Moreover, the event being protested featured former IDF soldiers. As such, the use of the chant is completely reasonable, considering the IDF has played a significant role in enabling Israeli apartheid.
The only way the chant is not acceptable, of course, is if you conflate opposing Israel with antisemitism. This is exactly what the politicians have done, and in fact are trying to do legally as well.
In 2016, for example, the House of Commons voted to formally condemn BDS. Among those who voted in favour of the motion were Michael Levitt, Justin Trudeau and Andrew Scheer, who all issued statements labeling the protest at York as antisemitic.
In January, Trudeau told a crowd he will “continue to condemn the BDS movement” and categorized it as a new form of antisemitism.
In July, the Canadian government adopted a non-binding definition of antisemitism that will, according to the British Columbia Civil Liberties Association, “serve to severely chill political expressions of criticism of Israel as well as support for Palestinian rights.” The group claims that the definition is “inconsistent with the values underlying the Charter of Rights and Freedom and would greatly narrow the scope of political expression in Canada”
Politicians in Canada have clearly expressed their interest in conflating antisemitism with anti-Zionism. So, with no evidence any antisemitism took place at the protest, it’s clear their claim of such is based on the fact that students dared to protest the pro-Israel event at all.
Finally, those protesting the event were portrayed as violent thugs by politicians and the media. There certainly were acts of violence at the event, but who was responsible?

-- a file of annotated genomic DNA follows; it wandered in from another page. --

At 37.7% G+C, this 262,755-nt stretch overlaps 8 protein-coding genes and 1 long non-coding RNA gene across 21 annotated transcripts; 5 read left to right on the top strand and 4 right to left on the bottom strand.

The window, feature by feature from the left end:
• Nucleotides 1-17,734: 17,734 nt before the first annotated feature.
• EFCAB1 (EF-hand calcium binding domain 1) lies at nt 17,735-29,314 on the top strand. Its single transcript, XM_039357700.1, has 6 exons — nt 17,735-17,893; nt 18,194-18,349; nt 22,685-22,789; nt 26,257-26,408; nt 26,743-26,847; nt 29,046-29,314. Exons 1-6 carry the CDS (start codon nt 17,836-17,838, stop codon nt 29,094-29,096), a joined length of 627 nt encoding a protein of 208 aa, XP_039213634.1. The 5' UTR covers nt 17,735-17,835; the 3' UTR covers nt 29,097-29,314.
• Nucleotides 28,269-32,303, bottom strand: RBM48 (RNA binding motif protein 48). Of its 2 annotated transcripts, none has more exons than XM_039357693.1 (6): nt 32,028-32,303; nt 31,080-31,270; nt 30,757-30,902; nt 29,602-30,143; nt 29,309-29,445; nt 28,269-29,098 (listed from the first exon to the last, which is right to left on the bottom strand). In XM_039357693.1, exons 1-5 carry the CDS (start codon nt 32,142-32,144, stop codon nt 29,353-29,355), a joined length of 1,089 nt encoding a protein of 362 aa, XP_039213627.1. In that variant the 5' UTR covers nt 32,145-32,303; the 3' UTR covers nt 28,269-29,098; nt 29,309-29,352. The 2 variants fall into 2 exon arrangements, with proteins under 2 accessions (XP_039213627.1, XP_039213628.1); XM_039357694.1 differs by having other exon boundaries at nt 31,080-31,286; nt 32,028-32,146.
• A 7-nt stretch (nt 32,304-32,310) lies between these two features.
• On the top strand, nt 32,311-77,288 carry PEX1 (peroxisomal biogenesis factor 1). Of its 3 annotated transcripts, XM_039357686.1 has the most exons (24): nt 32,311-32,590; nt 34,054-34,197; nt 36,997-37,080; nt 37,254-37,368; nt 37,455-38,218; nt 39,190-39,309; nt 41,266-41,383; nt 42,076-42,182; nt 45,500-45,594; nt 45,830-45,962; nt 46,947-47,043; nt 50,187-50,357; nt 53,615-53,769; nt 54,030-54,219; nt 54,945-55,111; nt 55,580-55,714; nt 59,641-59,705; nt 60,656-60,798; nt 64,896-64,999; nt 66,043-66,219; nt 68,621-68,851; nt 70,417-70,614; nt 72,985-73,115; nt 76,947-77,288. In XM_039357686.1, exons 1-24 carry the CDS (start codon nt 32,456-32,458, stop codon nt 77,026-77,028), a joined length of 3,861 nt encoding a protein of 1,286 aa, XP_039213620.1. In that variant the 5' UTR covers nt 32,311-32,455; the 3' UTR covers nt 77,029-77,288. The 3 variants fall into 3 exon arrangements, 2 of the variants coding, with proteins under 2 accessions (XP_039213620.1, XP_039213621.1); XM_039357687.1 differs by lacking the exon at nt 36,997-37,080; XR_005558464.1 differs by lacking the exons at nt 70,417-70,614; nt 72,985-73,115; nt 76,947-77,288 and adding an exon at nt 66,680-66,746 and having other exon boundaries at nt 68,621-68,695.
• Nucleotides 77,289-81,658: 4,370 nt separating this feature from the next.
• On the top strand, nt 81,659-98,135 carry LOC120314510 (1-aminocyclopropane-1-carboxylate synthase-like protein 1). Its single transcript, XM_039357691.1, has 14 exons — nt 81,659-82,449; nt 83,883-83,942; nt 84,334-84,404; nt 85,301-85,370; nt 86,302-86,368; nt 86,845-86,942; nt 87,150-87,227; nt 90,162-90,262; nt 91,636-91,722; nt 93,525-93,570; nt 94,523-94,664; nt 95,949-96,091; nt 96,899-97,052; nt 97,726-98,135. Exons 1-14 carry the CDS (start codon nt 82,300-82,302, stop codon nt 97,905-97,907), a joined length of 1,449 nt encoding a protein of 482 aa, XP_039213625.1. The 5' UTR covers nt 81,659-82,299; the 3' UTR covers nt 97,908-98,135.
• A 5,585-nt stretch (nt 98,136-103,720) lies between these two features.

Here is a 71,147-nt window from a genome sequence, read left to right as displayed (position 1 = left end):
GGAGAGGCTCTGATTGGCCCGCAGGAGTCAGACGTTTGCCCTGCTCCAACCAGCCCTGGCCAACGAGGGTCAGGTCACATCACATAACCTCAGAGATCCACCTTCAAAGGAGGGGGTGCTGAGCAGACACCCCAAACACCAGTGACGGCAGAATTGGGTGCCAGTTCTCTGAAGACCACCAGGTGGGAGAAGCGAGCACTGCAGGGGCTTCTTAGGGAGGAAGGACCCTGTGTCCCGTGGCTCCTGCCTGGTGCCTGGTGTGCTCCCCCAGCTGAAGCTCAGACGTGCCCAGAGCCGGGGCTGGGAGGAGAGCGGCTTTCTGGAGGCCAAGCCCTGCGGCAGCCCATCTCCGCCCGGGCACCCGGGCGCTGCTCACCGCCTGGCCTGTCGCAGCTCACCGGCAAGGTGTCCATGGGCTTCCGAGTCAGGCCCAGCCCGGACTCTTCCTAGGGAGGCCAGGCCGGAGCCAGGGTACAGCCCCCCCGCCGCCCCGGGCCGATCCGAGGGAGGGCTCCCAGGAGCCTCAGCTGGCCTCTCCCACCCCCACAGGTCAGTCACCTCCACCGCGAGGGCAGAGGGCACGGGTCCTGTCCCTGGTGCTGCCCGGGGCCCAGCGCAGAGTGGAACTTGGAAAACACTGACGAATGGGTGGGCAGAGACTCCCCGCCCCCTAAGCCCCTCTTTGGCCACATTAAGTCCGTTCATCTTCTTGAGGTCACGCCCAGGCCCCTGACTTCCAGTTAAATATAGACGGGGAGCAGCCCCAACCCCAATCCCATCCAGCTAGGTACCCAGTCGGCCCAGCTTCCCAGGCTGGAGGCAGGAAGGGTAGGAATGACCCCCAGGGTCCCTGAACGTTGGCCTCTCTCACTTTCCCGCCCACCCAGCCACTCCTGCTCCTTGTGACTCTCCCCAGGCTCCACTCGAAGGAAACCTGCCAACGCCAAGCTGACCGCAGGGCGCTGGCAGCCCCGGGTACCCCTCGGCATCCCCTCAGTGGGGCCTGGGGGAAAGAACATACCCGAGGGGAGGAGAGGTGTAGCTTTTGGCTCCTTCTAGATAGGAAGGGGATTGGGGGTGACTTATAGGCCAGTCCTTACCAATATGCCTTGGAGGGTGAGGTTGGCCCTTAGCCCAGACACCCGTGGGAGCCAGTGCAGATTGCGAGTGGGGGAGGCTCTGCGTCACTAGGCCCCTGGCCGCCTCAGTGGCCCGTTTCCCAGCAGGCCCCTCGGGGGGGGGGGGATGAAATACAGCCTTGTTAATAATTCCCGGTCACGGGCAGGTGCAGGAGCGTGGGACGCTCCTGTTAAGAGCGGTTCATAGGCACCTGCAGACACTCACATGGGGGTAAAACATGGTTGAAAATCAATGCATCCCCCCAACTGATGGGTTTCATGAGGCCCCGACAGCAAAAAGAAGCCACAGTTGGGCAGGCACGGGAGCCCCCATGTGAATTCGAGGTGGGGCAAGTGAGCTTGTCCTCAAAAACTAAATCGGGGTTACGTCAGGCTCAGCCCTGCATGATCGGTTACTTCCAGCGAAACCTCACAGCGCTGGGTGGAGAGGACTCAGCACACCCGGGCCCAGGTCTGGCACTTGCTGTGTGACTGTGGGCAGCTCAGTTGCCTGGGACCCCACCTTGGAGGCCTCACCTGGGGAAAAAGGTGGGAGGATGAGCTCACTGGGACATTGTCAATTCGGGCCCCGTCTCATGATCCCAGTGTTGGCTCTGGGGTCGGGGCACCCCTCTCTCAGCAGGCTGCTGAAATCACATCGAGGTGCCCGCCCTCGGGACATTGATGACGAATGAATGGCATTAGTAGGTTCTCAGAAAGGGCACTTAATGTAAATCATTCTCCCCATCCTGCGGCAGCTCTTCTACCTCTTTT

CUPE 3903, SAIA, Independent Jewish Voices Canada, the York University Graduate Students’ Association and York Federation of Students, among several other groups, all released statements alleging violence came from those supporting the event.
This included a teaching assistant being knocked unconscious and being concussed as a result, a marshal choked with a scarf, several students being spat at and shoved, Palestinian flags being stolen to be used as weapons or urinated on, and racist and homophobic chants being used. Moreover, others have pointed to JDL members allegedly planning the violence in advance, and also celebrating it after the fact, including gloating about the person knocked unconscious.
None of this was mentioned by any of the politicians, or by the vast majority of media coverage of the event, after the fact.
As I’ve pointed out, politicians misrepresented the event, and have motivation to do so to appease lobby groups and supporters, and for ideological reasons as well. Media have no such excuse.
Individuals or organizations, not including York University staff, were quoted on 26 occasions throughout these articles and videos, and 23 of the occasions quoted people defending the event and smearing protesters. But these quotes didn’t come from mere bystanders, and instead were typically from groups such as B’Nai Birth, or politicians. This is gross incompetence at best, intentional misrepresentation at worst.
As a result of politicians and media coverage, an event hosted by a fringe Zionist group, featuring veterans of a human-rights abusing army, for the intent of spreading a political ideology, which was defended by members of an FBI-categorized extremist group who used violence, was instead portrayed as peaceful Jewish people being attacked by violent antisemitic thugs.
The only push back to this narrative among Canadian media sources has been by independent journalists such as Dimitri Lascaris, who compiled many of the sources my article refers to, and an article at Canadian Dimension, a leftist publication. I haven’t seen any politicians fighting back against this false narrative.
Due to this, pro-Palestine activists will continue to be demonized with complete impunity. For example, B’nai Birth has recently launched a petition to have SAIA’s student club status revoked, based on some of the falsehoods debunked in this article.
Those coming out to protest the event were brave, and it is a shame they have been smeared.